Treasury Secretary Paulson Changes Direction of TARP

Treasury Secretary Henry Paulson has angered Congress by retreating from the plan he sold to them in October to use the $700 billion to buy so-called 'toxic assets' --i.e., mortgage backed securities. The Troubled Asset Relief Program (TARP) will now be used to try to free up consumer credit. Treasury and the Federal Reserve are now developing a lending facility that will use TARP to provide investment dolars to investors to encourage them to buy securities backed by credit cards, auto loans or mortgages. It is hoped that such liquidity will increase the availability of student loans, auto loans and credit cards. Of course this program will not start until after Paulson completes the capital purchase program (American Express and GE are in line now). Paulson opposes using TARP for the auto industry, believing it is intended for financial institutions.

For good or bad only $60 billion remains from the $350 billion initially authorized by Congress. Paulson, or President Obama's Treasury secretary, will have to make the case for the second $350 billion draw. Paulson is unapologetic about his change in direction. Unfortunately, foreclosures are increasing and the Dow Jone Industrial Average keeps dropping.

Renegotiating Overdue Mortgages

The Treasury Department is trying to figure out how to assist Fannie Mae and Freddie Mac in assisting mortgage banks to assist subprime mortgage holders and others in distress who are behind on their payments. The Treasury Department abandoned its initial strategy of purchasing mortgage backed securities, which is one of the ways Fannie and Freddie made money. The crisis is getting worse so fast that Treasury Paulson has risked the wrath of Congress (and they are REALLY angry) changed his strategy and is now try to direct relief directly to mortgage holders. Maybe folk will stop calling themselves 'homeowners' if they hold mortgages. Mortgages holders in trouble have quite a gauntlet to maneuver to get relief.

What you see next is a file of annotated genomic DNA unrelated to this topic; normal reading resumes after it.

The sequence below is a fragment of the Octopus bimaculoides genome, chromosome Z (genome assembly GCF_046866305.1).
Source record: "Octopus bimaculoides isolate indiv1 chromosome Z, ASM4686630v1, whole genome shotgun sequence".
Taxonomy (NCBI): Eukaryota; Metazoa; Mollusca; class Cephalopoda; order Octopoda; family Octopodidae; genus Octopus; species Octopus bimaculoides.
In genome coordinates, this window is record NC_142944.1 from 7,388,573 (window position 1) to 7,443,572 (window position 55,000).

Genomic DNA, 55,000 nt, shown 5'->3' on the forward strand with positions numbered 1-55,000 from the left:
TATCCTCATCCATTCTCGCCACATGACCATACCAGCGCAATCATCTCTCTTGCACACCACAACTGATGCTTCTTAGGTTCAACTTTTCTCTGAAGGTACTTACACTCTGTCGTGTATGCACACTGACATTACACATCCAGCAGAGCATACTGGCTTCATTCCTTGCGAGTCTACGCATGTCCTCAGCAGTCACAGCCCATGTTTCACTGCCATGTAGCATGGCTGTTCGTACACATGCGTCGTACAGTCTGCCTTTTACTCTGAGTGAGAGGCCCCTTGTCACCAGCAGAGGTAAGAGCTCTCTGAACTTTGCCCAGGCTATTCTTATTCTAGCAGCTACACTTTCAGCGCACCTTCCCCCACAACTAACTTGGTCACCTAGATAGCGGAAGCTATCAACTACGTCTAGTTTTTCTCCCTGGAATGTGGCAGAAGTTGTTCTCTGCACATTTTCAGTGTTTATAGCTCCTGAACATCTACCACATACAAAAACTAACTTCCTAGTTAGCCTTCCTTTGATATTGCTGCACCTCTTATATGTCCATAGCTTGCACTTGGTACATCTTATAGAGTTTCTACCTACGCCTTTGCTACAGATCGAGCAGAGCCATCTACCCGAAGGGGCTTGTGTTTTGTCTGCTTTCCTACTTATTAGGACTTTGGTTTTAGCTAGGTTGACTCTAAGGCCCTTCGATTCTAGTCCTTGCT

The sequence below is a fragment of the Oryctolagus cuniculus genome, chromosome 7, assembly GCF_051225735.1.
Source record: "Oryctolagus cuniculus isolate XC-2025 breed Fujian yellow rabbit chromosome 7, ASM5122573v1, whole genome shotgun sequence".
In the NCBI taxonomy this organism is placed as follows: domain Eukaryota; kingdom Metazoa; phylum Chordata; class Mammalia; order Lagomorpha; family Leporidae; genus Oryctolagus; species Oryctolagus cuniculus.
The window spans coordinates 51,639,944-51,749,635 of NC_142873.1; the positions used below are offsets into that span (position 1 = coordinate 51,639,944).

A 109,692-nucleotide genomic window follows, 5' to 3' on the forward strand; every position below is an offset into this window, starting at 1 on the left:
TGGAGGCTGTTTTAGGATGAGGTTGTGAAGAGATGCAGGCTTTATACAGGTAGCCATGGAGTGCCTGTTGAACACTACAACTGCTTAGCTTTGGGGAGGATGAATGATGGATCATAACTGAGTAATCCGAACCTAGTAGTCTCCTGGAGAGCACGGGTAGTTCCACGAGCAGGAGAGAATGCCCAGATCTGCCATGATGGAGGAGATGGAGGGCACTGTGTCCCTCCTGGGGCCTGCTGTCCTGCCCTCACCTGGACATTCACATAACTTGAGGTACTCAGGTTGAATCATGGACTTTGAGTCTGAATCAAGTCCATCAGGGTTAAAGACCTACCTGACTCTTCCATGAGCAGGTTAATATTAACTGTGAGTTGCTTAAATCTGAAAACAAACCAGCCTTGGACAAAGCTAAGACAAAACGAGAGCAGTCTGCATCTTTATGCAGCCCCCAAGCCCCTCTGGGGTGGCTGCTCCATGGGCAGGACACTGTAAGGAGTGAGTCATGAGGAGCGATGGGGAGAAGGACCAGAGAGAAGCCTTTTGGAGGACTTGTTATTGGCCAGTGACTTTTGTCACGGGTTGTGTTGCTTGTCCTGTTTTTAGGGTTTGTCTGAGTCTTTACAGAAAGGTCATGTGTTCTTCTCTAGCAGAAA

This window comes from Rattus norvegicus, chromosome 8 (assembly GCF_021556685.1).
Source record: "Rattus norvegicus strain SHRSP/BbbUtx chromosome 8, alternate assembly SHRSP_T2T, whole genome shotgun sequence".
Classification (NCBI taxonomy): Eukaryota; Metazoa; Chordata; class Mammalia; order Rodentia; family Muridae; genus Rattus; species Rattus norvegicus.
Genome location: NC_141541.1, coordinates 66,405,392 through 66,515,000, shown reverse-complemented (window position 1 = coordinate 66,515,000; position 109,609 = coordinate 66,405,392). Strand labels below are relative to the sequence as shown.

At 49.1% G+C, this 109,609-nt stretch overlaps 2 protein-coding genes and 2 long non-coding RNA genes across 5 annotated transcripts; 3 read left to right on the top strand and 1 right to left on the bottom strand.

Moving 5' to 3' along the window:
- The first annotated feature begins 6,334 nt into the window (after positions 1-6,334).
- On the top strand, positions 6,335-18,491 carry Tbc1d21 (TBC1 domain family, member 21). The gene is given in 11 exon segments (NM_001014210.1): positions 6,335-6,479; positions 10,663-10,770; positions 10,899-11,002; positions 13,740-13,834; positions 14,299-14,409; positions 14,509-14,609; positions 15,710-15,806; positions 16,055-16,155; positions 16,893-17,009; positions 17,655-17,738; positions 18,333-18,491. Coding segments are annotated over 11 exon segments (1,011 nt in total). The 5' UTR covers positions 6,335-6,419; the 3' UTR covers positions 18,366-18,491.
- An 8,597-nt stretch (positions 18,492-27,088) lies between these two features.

Mortgage holders qualify for assistance if they live in the home, are 90 days or more behind in their payments or are in foreclosure and you own less than 10 percent equity. Fannie and Freddie, starting December 15 are then working with mortgage holder lender institutions to extend loan terms (30 years to 40), lower interest rates and push back principal payments interest free. The servicer will work with you to try to reduce your payment to no more than 38 percent of your gross income. Of courese, there is no getting around making your mortgage payments.

Fannie Mae and Freddie Mac own or guarantee 31 million U.S. mortgages, or nearly 6 of every 10. According to the Mortgage Bankers Association, 9 percent of mortgages borrowers (approx 4 million loan holders), are behind on their payments or in foreclosure at the end of June.

The U.S. Department of Housing and Urban Development (HUD) is updating the Real Estate Settlement Procedures Act of 1974 (RESPA), which established federal rules for home purchase transactions. The new rules will help consumers compare terms on mortgage loans offered by different lenders and limit big differences. Many people do not read guidelines or what they are signing when closing mortgage loans. Folks are simply going to have to start reading their loan documents or be held responsible for what they are signing.

CALL: Hope Now (888 995-HOPE) or your servicer.

President Barack Obama and Nuclear Power

Senator Barack Obama was mildly pro nuclear. Presidential candidate Barack Obama believed nuclear power should 'be on the table.' But he was caught on video saying "I am not a proponent of nuclear power." What will President Obama's position be as president? Our guess is that it will be similar to his past positions. He will support nuclear power and challenge the industry to solve the nuclear waste issue. Yet it will be up to him to get Yucca Mountain, the mandated repository for spent nuclear waste, opened sooner than the current projected opening date (2017). He will be in charge of the U.S. Department of Energy, which has authority under the Nuclear Waste Policy Act of 1982 to operate the facility. He will also be in charge of the licensing agency, the Nuclear Regulatory Commission. We suggest that President Obama should establish a separate Nuclear Waste Management Agency to manage this complex area.

Once the nuclear waste issue is under control, President Obama could embark upon a program to accelerate nuclear power plant construction in order to supply the electricity we need while simultaneously mitigating global warming. Clean nuclear power will also produce tens of thousands of green collar construction jobs.

Thursday, November 13, 2008

Roughneck Rig Workers and White Collar Engineers

Industry analysts estimate that experienced "roughneck," offshore oil rig workers can make $100,000 a year and top white collar engineers can make up to $500,000 a year.